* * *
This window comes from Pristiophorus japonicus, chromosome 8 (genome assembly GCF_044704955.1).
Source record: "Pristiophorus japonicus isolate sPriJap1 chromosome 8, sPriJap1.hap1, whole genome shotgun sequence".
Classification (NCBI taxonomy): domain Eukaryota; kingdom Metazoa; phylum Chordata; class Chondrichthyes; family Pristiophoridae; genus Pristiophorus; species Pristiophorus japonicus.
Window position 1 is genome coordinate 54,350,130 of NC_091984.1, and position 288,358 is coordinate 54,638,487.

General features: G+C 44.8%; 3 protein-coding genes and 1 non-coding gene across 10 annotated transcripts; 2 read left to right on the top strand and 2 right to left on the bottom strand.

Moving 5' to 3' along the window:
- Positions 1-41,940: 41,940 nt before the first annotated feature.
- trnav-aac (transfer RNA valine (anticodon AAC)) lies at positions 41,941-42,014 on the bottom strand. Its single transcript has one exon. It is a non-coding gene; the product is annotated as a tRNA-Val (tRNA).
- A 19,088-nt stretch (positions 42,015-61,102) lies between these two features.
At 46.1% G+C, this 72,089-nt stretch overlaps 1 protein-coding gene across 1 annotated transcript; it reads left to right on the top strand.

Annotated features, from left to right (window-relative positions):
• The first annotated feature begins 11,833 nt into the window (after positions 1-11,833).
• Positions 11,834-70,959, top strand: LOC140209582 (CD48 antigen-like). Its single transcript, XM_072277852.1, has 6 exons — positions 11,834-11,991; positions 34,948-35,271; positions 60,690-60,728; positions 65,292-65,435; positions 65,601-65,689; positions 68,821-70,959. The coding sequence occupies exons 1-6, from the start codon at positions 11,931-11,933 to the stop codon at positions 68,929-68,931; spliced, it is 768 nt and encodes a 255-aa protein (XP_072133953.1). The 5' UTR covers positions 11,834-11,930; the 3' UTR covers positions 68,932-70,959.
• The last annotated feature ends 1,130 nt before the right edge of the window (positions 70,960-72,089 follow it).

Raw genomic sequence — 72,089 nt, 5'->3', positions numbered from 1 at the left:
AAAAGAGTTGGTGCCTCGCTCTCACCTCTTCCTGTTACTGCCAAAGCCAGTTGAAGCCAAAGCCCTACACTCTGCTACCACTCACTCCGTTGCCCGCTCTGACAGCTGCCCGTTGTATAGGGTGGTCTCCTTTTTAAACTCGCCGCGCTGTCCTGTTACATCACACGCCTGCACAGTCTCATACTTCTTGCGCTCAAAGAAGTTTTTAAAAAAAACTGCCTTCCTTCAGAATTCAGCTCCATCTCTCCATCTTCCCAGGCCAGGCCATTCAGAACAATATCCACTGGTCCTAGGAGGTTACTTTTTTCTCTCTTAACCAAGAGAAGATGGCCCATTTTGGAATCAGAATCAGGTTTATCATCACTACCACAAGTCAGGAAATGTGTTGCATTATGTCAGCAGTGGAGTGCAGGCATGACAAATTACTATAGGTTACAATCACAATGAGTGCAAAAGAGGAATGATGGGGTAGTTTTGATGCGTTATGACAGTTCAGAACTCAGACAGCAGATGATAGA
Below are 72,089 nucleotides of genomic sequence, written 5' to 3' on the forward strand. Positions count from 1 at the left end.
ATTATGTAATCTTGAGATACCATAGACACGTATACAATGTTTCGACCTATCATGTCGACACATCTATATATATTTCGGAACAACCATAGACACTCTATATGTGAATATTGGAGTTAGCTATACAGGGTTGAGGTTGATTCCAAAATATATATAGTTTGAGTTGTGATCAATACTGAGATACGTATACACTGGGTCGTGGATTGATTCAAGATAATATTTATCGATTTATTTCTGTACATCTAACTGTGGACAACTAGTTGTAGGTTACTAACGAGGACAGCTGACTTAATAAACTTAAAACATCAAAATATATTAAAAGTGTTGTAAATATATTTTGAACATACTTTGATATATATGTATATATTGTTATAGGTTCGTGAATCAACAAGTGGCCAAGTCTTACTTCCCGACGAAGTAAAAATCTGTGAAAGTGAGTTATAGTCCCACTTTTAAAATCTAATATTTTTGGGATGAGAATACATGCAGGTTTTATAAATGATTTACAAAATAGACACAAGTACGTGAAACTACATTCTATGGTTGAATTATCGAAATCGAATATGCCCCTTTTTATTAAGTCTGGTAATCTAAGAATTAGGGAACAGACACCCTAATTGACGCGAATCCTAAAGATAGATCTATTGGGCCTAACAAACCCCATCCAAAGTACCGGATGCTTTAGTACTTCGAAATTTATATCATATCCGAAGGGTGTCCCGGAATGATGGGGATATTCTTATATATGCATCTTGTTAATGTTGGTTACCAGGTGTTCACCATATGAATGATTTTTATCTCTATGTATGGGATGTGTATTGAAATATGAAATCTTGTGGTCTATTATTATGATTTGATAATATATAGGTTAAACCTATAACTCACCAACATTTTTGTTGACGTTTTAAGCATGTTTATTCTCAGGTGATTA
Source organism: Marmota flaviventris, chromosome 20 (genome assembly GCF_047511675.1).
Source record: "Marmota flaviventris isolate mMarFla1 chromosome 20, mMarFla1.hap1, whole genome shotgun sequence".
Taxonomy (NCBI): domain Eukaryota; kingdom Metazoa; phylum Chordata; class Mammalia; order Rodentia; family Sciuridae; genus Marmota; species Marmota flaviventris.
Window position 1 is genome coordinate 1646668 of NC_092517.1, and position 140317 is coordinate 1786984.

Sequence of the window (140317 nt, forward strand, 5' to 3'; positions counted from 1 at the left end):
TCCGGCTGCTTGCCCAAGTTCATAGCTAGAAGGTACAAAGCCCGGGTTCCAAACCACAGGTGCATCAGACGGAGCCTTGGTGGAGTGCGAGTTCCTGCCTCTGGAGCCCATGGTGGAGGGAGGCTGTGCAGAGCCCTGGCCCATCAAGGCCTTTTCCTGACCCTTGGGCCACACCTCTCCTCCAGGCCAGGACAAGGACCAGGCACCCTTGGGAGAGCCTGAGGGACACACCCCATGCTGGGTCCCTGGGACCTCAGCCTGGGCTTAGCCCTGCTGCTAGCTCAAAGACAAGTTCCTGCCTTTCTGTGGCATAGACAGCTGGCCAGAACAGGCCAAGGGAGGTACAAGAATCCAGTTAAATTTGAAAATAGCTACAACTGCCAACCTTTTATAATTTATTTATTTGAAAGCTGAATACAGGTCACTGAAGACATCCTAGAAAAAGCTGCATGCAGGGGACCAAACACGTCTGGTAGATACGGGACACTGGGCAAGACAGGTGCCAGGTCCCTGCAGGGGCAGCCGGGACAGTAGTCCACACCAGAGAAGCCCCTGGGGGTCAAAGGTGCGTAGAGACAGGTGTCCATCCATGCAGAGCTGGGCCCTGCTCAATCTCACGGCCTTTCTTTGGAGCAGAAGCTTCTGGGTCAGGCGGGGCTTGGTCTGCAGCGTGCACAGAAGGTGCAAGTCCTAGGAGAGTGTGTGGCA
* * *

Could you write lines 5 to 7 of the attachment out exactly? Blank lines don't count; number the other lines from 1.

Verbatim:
General features: G+C 44.8%; 3 protein-coding genes and 1 non-coding gene across 10 annotated transcripts; 2 read left to right on the top strand and 2 right to left on the bottom strand.

Moving 5' to 3' along the window:
- Positions 1-41,940: 41,940 nt before the first annotated feature.